IBM has cited five reasons to use Blockchain – ‘greater transparency, enhanced security, improved traceability, increased efficiency and speed’. Interestingly, in a survey carried out by Capgemini, 93 per cent of UK companies, when asked why they were looking at using Blockchain technology, said it was to save costs (compared to a global average of 89 per cent). Secondly, 87 per cent was reducing risk followed by increasing revenues, at 85 per cent. 

The fact that organisations like IATBA, European Blockchain Partnership and established global brands like IBM, Facebook, Goldman Sachs, Fidelity Investments, Deutsche Telekom, Mercedes Benz, Jaguar Land Rover amongst others all exploring and promoting the opportunities that Blockchain technology offers, we will see more and more applications impacting on our everyday lives.

The use of Blockchain technology, though not appropriate for all organisations, offers a powerful tool to cut costs, improve efficiency, increase transparency, and hold and share data using cryptographic security.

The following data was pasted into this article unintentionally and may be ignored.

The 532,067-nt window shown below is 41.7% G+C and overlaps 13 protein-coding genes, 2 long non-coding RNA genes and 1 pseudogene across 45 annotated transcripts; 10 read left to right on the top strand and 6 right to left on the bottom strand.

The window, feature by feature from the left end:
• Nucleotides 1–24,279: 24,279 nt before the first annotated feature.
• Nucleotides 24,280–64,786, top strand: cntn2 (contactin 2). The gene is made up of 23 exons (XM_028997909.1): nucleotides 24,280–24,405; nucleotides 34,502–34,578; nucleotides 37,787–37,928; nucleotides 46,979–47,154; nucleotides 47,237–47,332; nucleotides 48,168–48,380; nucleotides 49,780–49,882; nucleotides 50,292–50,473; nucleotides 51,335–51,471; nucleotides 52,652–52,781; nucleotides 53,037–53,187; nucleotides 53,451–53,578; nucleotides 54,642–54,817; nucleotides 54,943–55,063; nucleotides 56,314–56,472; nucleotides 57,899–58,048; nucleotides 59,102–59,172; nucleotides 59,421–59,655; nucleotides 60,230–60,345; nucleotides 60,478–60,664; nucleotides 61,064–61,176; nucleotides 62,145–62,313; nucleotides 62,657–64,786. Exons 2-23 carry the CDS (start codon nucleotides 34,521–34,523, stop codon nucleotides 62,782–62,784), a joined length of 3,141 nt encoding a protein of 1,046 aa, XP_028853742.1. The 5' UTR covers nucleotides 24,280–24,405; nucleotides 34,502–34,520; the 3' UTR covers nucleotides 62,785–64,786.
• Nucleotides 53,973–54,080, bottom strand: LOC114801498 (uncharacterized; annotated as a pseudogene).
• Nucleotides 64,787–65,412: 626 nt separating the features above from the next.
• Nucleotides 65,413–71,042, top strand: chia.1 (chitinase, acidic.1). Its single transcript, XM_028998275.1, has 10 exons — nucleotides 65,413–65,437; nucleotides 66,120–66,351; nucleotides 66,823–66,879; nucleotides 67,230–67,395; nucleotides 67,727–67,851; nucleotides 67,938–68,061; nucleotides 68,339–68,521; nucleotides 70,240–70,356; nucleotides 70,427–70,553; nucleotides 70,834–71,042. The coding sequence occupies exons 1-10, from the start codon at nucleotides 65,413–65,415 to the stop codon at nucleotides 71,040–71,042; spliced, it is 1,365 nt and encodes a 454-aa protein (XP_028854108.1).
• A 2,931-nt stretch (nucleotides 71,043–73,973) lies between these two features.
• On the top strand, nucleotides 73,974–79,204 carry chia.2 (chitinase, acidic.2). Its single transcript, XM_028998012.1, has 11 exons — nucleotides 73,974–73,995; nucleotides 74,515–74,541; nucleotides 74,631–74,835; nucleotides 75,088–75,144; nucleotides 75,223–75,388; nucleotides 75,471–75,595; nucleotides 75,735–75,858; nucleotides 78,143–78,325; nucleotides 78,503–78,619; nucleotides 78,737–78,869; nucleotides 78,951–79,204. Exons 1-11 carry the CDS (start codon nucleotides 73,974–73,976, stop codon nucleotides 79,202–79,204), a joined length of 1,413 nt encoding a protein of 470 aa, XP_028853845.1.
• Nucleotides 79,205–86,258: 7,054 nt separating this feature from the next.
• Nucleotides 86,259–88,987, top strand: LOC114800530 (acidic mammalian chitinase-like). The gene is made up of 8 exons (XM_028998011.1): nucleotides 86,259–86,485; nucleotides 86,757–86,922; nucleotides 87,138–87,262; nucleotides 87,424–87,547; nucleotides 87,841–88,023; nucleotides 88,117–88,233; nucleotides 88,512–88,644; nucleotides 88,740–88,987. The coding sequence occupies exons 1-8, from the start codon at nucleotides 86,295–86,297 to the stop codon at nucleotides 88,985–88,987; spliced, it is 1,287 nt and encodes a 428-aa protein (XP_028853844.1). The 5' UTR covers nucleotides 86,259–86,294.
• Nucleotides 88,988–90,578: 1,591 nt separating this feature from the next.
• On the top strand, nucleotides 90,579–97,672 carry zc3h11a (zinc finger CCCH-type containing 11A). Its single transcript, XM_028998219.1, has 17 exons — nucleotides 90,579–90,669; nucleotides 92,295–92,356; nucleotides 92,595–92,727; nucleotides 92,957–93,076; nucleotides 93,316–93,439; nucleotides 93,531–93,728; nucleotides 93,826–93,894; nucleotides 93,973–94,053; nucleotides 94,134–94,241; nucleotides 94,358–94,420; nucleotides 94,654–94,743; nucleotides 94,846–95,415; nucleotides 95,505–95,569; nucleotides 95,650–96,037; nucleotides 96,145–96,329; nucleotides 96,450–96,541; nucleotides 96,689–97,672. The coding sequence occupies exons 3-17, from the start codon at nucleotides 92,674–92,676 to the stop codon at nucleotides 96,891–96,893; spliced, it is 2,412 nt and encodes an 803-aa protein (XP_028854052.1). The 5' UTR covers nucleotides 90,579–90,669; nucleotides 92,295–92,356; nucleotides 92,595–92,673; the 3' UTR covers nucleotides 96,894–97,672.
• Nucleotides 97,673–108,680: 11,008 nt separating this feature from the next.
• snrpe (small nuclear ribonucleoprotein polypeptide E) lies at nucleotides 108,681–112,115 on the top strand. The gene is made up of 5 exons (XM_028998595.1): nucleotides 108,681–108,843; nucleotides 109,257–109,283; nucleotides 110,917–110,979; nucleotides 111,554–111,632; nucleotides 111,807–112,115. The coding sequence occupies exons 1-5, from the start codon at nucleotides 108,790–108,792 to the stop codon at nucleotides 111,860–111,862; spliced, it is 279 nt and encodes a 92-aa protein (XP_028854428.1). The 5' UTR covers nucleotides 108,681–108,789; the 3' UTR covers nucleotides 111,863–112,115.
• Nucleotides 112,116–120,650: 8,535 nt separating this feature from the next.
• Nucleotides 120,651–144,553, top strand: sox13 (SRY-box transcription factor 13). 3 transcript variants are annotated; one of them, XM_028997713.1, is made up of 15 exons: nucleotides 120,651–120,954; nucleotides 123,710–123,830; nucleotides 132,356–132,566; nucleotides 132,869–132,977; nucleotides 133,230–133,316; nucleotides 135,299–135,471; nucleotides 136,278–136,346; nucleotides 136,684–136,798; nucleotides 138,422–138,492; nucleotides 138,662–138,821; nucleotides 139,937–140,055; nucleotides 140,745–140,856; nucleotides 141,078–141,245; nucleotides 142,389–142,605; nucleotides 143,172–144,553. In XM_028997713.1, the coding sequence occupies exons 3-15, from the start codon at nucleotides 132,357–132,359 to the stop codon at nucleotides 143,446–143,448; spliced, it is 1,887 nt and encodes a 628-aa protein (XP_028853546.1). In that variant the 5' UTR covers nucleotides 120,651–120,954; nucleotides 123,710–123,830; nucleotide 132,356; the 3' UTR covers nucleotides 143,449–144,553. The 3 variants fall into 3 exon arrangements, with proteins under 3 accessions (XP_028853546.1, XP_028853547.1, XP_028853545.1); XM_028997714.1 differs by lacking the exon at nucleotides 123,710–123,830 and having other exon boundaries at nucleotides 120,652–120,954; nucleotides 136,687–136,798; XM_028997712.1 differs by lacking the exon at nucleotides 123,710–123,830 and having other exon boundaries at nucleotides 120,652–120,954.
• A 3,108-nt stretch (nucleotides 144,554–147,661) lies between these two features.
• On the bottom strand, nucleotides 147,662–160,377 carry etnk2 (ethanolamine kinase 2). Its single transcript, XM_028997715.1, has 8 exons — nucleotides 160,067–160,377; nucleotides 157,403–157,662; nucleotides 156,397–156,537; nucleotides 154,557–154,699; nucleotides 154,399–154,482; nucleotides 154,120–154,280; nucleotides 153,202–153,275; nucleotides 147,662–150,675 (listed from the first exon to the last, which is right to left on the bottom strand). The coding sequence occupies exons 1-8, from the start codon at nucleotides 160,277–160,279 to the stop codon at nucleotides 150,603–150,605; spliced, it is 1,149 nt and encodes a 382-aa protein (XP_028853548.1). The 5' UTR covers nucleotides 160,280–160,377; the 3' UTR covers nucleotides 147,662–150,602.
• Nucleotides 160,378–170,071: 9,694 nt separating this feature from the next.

In an increasingly digital ecosystem, where the flow of money, data, identity and information is ‘in play’, we need secure digital solutions.

Central Banks have been encouraged to look at Digital Currencies by IMF MD Christian Lagarde, saying, “digital currencies issued by central banks can reduce the risk of global financial instability by eliminating the psychological motivation behind a bank run”. 

Blockchain technology, along with Artificial Intelligence, Internet of Things, Big Data and Machine Learning, will all help as economies migrate from paper, manual, and analogue processes to digital processes.

Several countries have recently announced their digital intentions, including UAE / Saudi Arabia, Iran, Venezuela, Cambodia, Lithuania and the Eastern Central Caribbean Bank.

Central banks have quoted various reasons as to why they are looking to issue their own digital currency – to tackle their black economy, to reduce their reliance on the “petrodollar”, and to improve the efficiency of transferring money internationally.

Digital Currency
The All Party Parliamentary Group on Blockchain (APPG Blockchain) that has been running workshops since January 2018 and has helped increase the awareness with MPs, about the challenges and opportunities that Blockchain technology offers.

The APPG Blockchain events, coordinated by the Big Innovation Centre, has this week organised a showcase in Parliament for ten companies to illustrate how Blockchain technology could impact, and in some cases how it is already changing the way that business is carried out.